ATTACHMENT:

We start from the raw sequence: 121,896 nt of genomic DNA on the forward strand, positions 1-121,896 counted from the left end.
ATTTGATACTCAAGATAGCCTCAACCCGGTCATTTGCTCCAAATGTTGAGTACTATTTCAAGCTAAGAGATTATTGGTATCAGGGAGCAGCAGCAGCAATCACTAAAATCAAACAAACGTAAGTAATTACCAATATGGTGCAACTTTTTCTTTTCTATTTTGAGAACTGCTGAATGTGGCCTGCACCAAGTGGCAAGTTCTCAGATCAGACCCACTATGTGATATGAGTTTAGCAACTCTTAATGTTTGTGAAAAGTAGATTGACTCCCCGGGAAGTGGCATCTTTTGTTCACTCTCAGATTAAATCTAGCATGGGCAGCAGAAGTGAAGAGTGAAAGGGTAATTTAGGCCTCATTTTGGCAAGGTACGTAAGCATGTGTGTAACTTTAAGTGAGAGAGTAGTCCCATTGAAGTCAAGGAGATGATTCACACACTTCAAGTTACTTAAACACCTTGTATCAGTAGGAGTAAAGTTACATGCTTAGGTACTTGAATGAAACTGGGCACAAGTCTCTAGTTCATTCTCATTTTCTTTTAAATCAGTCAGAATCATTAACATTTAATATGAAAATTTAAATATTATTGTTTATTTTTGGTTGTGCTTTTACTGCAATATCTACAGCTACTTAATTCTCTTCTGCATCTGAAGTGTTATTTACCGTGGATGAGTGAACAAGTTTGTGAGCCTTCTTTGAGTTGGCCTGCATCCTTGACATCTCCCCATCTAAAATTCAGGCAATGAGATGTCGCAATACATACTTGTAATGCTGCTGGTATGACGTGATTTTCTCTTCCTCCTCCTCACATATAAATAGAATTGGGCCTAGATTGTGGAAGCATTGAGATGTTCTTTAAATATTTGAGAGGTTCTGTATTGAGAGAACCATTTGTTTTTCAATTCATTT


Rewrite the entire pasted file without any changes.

We start from the raw sequence: 121,896 nt of genomic DNA on the forward strand, positions 1-121,896 counted from the left end.
ATTTGATACTCAAGATAGCCTCAACCCGGTCATTTGCTCCAAATGTTGAGTACTATTTCAAGCTAAGAGATTATTGGTATCAGGGAGCAGCAGCAGCAATCACTAAAATCAAACAAACGTAAGTAATTACCAATATGGTGCAACTTTTTCTTTTCTATTTTGAGAACTGCTGAATGTGGCCTGCACCAAGTGGCAAGTTCTCAGATCAGACCCACTATGTGATATGAGTTTAGCAACTCTTAATGTTTGTGAAAAGTAGATTGACTCCCCGGGAAGTGGCATCTTTTGTTCACTCTCAGATTAAATCTAGCATGGGCAGCAGAAGTGAAGAGTGAAAGGGTAATTTAGGCCTCATTTTGGCAAGGTACGTAAGCATGTGTGTAACTTTAAGTGAGAGAGTAGTCCCATTGAAGTCAAGGAGATGATTCACACACTTCAAGTTACTTAAACACCTTGTATCAGTAGGAGTAAAGTTACATGCTTAGGTACTTGAATGAAACTGGGCACAAGTCTCTAGTTCATTCTCATTTTCTTTTAAATCAGTCAGAATCATTAACATTTAATATGAAAATTTAAATATTATTGTTTATTTTTGGTTGTGCTTTTACTGCAATATCTACAGCTACTTAATTCTCTTCTGCATCTGAAGTGTTATTTACCGTGGATGAGTGAACAAGTTTGTGAGCCTTCTTTGAGTTGGCCTGCATCCTTGACATCTCCCCATCTAAAATTCAGGCAATGAGATGTCGCAATACATACTTGTAATGCTGCTGGTATGACGTGATTTTCTCTTCCTCCTCCTCACATATAAATAGAATTGGGCCTAGATTGTGGAAGCATTGAGATGTTCTTTAAATATTTGAGAGGTTCTGTATTGAGAGAACCATTTGTTTTTCAATTCATTT